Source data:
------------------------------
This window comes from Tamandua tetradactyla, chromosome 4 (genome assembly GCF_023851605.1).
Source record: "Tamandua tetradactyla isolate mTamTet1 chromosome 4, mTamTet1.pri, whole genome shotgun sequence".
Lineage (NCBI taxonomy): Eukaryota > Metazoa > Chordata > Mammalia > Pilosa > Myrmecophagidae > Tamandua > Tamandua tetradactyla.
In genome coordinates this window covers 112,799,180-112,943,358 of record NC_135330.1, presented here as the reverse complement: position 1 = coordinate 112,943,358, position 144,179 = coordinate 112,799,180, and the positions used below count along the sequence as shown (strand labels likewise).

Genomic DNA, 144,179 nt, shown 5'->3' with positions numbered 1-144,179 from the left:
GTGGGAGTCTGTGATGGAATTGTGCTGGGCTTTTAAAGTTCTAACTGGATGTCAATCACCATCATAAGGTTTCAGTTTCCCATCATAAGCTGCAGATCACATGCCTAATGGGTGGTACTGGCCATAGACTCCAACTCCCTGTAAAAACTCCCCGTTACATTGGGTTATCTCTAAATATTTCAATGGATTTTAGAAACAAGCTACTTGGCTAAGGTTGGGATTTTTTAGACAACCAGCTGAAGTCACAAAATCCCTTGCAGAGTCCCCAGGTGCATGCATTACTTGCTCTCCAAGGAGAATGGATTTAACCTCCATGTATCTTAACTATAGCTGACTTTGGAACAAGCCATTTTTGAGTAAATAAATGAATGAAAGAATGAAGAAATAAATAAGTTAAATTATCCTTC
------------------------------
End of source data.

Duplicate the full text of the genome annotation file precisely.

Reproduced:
This window comes from Tamandua tetradactyla, chromosome 4 (genome assembly GCF_023851605.1).
Source record: "Tamandua tetradactyla isolate mTamTet1 chromosome 4, mTamTet1.pri, whole genome shotgun sequence".
Lineage (NCBI taxonomy): Eukaryota > Metazoa > Chordata > Mammalia > Pilosa > Myrmecophagidae > Tamandua > Tamandua tetradactyla.
In genome coordinates this window covers 112,799,180-112,943,358 of record NC_135330.1, presented here as the reverse complement: position 1 = coordinate 112,943,358, position 144,179 = coordinate 112,799,180, and the positions used below count along the sequence as shown (strand labels likewise).

Genomic DNA, 144,179 nt, shown 5'->3' with positions numbered 1-144,179 from the left:
GTGGGAGTCTGTGATGGAATTGTGCTGGGCTTTTAAAGTTCTAACTGGATGTCAATCACCATCATAAGGTTTCAGTTTCCCATCATAAGCTGCAGATCACATGCCTAATGGGTGGTACTGGCCATAGACTCCAACTCCCTGTAAAAACTCCCCGTTACATTGGGTTATCTCTAAATATTTCAATGGATTTTAGAAACAAGCTACTTGGCTAAGGTTGGGATTTTTTAGACAACCAGCTGAAGTCACAAAATCCCTTGCAGAGTCCCCAGGTGCATGCATTACTTGCTCTCCAAGGAGAATGGATTTAACCTCCATGTATCTTAACTATAGCTGACTTTGGAACAAGCCATTTTTGAGTAAATAAATGAATGAAAGAATGAAGAAATAAATAAGTTAAATTATCCTTC